Bloomberg: Iran’s military continues to improve the accuracy and killing power of its long- and short-range ballistic missiles, including designing a weapon to target vessels, according to a Pentagon report to Congress.
By Tony Capaccio
Iran’s military continues to improve the accuracy and killing power of its long- and short-range ballistic missiles, including designing a weapon to target vessels, according to a Pentagon report to Congress.
“Iran has boosted the lethality and effectiveness of existing systems by improving accuracy and developing new submunition payloads” that extend the destructive power over a wider area than a solid warhead, according to the June 29 report signed by U.S. Defense Secretary Leon Panetta.
Enlarge image U.S. Defence Secretary Leon Panetta
Leon Panetta, U.S. defence secretary. Photographer: Brendan Smialowski/Bloomberg
Attachment: Pentagon Report on Iran
The improvements are in tandem with regular ballistic- missile training that “continues throughout the country” and the addition of “new ships and submarines,” the report found.
The report obtained by Bloomberg News was provided to the four congressional defense committees last week to comply with a fiscal 2010 directive to provide an annual classified and unclassified assessment of Iran’s military power. The unclassified version provides the latest snapshot of Iran’s so- called asymmetric capabilities designed to counter the strengths of western militaries.
The report summarizes what’s been said publicly about the status of Iran’s nuclear program and its aid to Syria, Lebanese Hezbollah, Hamas, and Iraqi Shiite groups. It repeats the long- standing U.S. assessment that Iran with “sufficient foreign assistance may be technically capable of flight-testing” an intercontinental ballistic missile by 2015.
Two analysts who follow Iranian military developments said the report provides new details and emphasis on the nation’s conventional ballistic missiles.
“There was a theme that Iran is improving the accuracy and lethality of its missiles,” said Congressional Research Service Iran analyst Kenneth Katzman. “U.S. government reports have previously always downplayed the accuracy and effectiveness of Iran’s missile forces.”
“The report seemed pretty sober and respectful of Iran’s capabilities, crediting Iran with improving survivability,” Katzman said.
The Pentagon report was delivered as a European Union embargo on buying Iranian crude took effect on July 1, adding to a series of trade and financial sanctions the U.S., EU and United Nations imposed on the second-biggest producer in the Organization of the Petroleum Exporting Countries in an effort to pressure the Persian Gulf nation over its nuclear activities.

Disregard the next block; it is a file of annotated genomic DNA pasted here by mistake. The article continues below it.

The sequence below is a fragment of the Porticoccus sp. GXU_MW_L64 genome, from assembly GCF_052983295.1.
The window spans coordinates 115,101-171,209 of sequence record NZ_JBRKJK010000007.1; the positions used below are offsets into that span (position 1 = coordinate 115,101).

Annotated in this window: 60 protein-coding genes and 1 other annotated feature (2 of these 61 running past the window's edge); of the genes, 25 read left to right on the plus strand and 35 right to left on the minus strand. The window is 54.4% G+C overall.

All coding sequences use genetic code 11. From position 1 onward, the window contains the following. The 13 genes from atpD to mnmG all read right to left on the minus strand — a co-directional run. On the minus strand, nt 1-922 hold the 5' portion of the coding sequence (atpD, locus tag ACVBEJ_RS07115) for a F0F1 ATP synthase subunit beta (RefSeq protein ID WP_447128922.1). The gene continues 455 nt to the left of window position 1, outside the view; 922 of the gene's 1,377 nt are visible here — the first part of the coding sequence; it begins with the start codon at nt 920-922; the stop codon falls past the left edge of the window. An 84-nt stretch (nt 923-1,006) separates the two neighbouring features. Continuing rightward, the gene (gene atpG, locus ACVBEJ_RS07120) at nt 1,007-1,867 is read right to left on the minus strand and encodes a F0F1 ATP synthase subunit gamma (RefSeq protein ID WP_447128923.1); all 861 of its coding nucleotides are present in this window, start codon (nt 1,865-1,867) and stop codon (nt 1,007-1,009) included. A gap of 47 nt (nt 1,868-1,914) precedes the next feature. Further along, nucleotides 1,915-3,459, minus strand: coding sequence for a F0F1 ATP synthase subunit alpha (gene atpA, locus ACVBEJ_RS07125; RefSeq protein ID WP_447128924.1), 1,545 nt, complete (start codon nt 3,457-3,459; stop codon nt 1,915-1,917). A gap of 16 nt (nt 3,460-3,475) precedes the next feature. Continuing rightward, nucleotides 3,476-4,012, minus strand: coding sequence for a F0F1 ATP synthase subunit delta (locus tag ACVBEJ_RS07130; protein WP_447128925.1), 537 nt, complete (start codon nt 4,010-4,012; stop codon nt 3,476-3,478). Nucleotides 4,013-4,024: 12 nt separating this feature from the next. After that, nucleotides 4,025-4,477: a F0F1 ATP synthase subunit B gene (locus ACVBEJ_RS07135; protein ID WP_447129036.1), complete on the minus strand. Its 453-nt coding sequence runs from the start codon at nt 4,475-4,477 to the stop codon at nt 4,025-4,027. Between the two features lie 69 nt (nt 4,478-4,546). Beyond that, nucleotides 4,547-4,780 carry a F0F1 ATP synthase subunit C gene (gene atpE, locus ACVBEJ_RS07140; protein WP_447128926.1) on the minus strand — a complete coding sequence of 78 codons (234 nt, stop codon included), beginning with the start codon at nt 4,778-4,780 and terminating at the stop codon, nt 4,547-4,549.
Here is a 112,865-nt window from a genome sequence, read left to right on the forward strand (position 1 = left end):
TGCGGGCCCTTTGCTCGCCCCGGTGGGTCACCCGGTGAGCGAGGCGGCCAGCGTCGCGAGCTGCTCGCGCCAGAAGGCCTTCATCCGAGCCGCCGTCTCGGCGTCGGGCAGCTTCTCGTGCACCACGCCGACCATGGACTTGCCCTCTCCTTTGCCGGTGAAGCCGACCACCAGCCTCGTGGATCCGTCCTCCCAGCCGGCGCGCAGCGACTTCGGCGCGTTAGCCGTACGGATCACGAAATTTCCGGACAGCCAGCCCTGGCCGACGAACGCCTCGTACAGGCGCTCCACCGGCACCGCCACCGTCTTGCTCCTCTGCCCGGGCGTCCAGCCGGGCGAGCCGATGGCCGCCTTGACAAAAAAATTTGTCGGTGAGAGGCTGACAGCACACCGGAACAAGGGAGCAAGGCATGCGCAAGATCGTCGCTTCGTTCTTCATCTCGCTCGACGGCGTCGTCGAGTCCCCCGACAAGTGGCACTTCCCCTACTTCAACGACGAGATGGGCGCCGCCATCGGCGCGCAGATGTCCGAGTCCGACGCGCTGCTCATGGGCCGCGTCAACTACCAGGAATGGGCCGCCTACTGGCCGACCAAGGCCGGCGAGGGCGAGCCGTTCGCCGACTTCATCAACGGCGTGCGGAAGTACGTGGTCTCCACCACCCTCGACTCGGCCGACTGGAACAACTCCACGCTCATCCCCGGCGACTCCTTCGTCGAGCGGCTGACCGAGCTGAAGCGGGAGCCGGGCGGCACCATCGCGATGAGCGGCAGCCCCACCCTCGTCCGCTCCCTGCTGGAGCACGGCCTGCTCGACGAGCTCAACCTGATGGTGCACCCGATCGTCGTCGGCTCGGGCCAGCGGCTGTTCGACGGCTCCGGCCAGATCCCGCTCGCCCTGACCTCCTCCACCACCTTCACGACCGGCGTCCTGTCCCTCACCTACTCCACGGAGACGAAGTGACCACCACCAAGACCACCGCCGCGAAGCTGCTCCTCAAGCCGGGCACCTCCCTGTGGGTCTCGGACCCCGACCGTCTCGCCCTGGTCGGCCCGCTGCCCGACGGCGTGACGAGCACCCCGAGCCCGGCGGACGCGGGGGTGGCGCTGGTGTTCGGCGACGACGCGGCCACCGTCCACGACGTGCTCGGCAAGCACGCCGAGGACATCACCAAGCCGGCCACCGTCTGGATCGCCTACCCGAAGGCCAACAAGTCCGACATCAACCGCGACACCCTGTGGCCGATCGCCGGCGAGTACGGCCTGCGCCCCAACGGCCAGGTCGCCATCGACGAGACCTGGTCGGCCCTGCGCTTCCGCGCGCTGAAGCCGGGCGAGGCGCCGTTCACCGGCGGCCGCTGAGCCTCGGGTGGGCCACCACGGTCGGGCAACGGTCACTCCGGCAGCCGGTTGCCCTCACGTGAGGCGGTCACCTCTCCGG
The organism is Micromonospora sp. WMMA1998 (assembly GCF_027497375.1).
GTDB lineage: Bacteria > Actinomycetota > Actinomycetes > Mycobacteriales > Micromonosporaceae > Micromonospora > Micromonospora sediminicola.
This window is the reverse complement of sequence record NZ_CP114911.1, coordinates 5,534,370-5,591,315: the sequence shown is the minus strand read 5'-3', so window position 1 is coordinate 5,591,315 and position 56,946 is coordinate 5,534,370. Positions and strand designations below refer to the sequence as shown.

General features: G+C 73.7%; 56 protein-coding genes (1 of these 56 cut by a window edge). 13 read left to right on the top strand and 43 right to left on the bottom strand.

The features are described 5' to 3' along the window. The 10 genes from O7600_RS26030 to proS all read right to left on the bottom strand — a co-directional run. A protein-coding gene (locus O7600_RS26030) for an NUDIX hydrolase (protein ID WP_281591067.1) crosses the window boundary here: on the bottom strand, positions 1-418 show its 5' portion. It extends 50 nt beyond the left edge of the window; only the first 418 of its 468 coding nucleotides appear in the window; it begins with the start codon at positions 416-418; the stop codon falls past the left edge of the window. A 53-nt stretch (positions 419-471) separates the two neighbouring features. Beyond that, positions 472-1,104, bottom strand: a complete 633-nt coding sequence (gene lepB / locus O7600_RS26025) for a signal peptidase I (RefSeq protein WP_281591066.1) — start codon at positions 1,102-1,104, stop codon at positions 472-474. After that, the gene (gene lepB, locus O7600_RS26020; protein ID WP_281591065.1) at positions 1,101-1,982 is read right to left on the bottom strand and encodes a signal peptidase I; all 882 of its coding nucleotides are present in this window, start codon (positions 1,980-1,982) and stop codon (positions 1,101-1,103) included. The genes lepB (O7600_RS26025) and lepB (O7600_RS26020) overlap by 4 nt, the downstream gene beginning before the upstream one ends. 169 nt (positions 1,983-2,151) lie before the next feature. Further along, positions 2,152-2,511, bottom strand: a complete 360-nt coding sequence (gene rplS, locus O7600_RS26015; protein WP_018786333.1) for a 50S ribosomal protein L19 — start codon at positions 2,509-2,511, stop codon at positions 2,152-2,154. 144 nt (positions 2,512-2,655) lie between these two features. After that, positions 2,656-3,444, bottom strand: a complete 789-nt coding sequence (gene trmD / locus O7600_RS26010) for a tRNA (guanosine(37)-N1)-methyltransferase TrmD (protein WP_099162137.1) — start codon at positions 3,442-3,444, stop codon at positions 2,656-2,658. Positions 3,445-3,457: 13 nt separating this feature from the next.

Iran “would present a formidable force while defending Iranian territory,” the Pentagon said in the report. “We assess with high confidence” that over 30 years Iran “has methodically cultivated a network of sponsored terrorist surrogates capable of targeting U.S. and Israeli interests,” it said. “We suspect this activity continues.”
Iran also continues to develop ballistic missiles with range to reach regional adversaries, Israel and Eastern Europe, including an extended-range Shahab-3 and a 2,000 kilometer (1,240 mile) medium-range ballistic missile, said the report.
Citing the Iranian threat, the Obama administration shifted from the Bush administration’s plans to place missile-defense sites in Poland and radar in the Czech Republic to an approach that would in four phases place closer to Iran some Aegis-class Navy missile defense vessels, ground radar and eventually land- based Navy Standard Missile-3 interceptors.
Lockheed Martin Corp. (LMT), and Raytheon Co. (RTN) are among beneficiaries of the envisioned systems.
The report appears to confirm Iran has actively deployed a new solid-fuel intermediate-range ballistic missile and that the Shahab-3 has improved accuracy and submunitions, said Anthony Cordesman of the Center for Strategic and International Studies in Washington.
The report also disclosed that Iran is seeking to improve its missile counter-measures against U.S. and Gulf Cooperation Council missile defenses and poses a potential new threat to Gulf shipping, said Cordesman, who this week is publishing CSIS updates to his reports on Iran and the Gulf military balance.
Iran, like China, is “developing and claims to have deployed short-range ballistic missiles with seekers that enable the missile to identify and maneuver toward ships during flight,” the report found.
“This technology also may be capable of striking land- based targets,” the Pentagon said.
Katzman said the language about Iran possessing a “formidable force defending Iranian territory” seemed to be a “signal to advocates of military action against Iran, suggesting any action on Iranian soil will carry risk.”
The Pentagon highlighted three early 2012 war exercises by the Islamic Revolutionary Guard Corps ground resistance forces “meant to show offensive and defensive capabilities.”
The maneuvers “were the first significant exercises” conducted by this branch of the Iranian military since 2008, the Pentagon said.